- Change in Behavior Problem Checklist (RBPC) [ Time Frame: At baseline and 4, 10, and 16 months post randomization. ] [ Designated as safety issue: No ]The RBPC (Quay & Peterson, 1987) assesses problem behaviors as reported by parents. Three subscales (50 items) will be used in this study: Conduct Disorder, Socialized Aggression, and Anxiety/Withdrawal. Adolescent problem behaviors are rated (0 = No problem; 1 = mild problem; 2 = severe problem).Psychometric properties with Spanish speaking patients found to be adequate: internal consistency (alpha) coefficients above .89, test-retest reliability coefficients between .49 and .83, and inter-parent reliability between .59 and .87.
- Change in Youth Self-Report (YSR) [ Time Frame: At baseline and 4, 10, and 16 months post randomization. ] [ Designated as safety issue: No ]The YSR (Achenbach, 1991) is an adolescent (11-18 years old) self-report instrument that assesses the severity of 119 problem behaviors, and the degree of functioning on three dimensions of Social Competence. Problem behaviors can be scored on the super-ordinate domains of "internalizing" and "externalizing" behaviors, or smaller syndromes of behavior problems. The Spanish YSR scales have shown good internal consistency (alpha > .90) in our past work with Hispanic adolescents. The YSR takes about 25 minutes to administer.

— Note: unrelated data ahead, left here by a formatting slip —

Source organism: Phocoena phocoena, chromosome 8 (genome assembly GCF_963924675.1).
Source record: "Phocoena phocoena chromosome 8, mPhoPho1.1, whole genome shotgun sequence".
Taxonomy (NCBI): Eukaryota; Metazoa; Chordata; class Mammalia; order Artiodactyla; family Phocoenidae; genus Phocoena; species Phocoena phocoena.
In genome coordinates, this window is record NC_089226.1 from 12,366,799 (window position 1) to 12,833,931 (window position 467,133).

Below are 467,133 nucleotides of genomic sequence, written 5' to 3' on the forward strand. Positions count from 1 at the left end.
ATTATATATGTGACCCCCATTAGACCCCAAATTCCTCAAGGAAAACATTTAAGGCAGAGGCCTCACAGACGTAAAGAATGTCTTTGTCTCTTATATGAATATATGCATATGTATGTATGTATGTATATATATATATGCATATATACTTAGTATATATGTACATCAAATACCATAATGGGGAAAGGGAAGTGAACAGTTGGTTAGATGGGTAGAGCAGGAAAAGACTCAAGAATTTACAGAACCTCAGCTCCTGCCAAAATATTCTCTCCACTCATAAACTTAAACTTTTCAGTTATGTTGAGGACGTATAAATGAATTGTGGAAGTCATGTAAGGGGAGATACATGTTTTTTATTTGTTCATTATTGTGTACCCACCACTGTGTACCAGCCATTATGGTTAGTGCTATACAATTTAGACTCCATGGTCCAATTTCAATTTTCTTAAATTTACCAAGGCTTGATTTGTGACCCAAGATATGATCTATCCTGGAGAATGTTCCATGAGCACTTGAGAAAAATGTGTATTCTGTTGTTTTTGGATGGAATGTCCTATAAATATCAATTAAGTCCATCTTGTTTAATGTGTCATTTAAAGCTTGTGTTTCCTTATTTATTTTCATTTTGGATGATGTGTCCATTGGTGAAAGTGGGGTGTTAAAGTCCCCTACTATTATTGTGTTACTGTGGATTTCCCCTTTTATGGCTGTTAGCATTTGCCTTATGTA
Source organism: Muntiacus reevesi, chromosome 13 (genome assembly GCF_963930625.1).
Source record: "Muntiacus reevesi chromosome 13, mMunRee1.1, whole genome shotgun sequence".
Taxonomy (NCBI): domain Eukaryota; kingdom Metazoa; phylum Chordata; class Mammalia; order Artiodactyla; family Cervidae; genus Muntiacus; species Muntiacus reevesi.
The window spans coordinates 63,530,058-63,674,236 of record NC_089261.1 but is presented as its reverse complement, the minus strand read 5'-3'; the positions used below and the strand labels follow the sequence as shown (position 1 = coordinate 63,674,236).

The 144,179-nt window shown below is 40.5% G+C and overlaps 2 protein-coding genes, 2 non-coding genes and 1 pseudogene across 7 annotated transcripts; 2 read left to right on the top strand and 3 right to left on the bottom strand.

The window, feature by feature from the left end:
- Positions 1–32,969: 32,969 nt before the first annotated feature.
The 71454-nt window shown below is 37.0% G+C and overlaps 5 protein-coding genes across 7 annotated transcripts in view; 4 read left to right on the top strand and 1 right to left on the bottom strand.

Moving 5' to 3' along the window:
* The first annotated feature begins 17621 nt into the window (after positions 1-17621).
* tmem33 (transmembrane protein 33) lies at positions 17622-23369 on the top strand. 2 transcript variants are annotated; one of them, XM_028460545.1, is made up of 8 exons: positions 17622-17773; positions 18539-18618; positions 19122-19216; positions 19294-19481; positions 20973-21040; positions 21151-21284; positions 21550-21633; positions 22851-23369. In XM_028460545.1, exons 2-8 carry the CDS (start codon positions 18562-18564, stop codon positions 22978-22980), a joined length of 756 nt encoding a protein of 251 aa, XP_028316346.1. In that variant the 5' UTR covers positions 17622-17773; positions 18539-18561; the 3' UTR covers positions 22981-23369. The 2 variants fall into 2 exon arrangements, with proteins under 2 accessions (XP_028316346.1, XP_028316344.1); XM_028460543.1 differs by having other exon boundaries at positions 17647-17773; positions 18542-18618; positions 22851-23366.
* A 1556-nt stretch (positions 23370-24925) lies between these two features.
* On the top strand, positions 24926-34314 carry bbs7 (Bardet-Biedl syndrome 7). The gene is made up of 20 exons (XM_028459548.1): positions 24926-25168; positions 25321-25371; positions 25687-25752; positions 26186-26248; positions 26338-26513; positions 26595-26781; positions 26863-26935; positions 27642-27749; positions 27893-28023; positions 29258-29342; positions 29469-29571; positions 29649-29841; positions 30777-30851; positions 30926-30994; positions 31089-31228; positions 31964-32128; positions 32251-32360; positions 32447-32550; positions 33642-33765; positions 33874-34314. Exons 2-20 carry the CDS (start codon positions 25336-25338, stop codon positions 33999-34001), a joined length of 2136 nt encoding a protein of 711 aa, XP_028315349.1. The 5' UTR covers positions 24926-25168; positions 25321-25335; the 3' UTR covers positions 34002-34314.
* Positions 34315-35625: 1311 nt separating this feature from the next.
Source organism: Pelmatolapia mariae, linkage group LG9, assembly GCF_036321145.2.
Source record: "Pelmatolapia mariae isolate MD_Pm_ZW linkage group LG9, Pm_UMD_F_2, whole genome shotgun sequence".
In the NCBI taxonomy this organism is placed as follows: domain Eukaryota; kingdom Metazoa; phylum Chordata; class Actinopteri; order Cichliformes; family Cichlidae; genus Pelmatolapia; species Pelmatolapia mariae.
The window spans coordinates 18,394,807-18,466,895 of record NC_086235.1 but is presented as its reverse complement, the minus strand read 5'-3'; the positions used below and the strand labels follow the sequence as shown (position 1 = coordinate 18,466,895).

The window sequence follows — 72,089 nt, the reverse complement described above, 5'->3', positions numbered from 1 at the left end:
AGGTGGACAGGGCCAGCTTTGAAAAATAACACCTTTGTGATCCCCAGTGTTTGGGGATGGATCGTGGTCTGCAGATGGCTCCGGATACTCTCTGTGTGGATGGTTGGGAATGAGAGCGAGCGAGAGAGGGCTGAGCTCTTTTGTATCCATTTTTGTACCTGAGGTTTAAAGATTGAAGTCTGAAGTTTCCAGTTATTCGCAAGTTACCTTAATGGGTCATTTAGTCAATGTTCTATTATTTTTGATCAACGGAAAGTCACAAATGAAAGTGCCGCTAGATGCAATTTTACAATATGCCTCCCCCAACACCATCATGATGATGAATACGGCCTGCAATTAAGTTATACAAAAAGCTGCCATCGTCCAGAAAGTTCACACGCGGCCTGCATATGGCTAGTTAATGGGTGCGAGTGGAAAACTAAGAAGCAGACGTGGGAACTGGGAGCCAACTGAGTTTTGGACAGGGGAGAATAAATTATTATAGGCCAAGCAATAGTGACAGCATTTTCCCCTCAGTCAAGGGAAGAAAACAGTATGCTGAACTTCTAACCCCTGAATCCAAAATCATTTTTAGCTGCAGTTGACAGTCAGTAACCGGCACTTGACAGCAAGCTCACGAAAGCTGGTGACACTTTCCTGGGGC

- Change in Youth Outcome Questionnaire (YOQ) [ Time Frame: At baseline and 4, 10, and 16 months post randomization. ] [ Designated as safety issue: No ]The Interpersonal Relations and Social Problems scales from the YOQ (Burlingame, Wells, & Lambert, 1996) will be used in this study. The YOQ was developed for children and adolescents ages 4-17 to track therapeutic progress. The Interpersonal Relations scale measures children's interactions, aggressiveness, and arguments with peers and adults. The Social Problems scale measures problematic behaviors such as running away, truancy, and destroying property. Internal consistency estimates of subscales range from .74 to .93 with a total scale score of .96.
- Change in Parenting Practices Questionnaire (PPQ) [ Time Frame: At baseline and 4, 10, and 16 months post randomization. ] [ Designated as safety issue: No ]The PPQ (Gorman-Smith et al., 1995) assesses four dimensions of parenting behavior: positive parenting, discipline effectiveness, discipline avoidance, and extent of involvement. Parents report on all four dimensions; adolescents report only on positive parenting and extent of involvement. The reliability of the PPQ has been supported by confirmatory factor analysis, with internal consistency coefficients ranging from .68 to .81. In our work with Hispanic adolescents, the PPQ subscales showed acceptable internal consistency (alpha) coefficients (.74 to .93).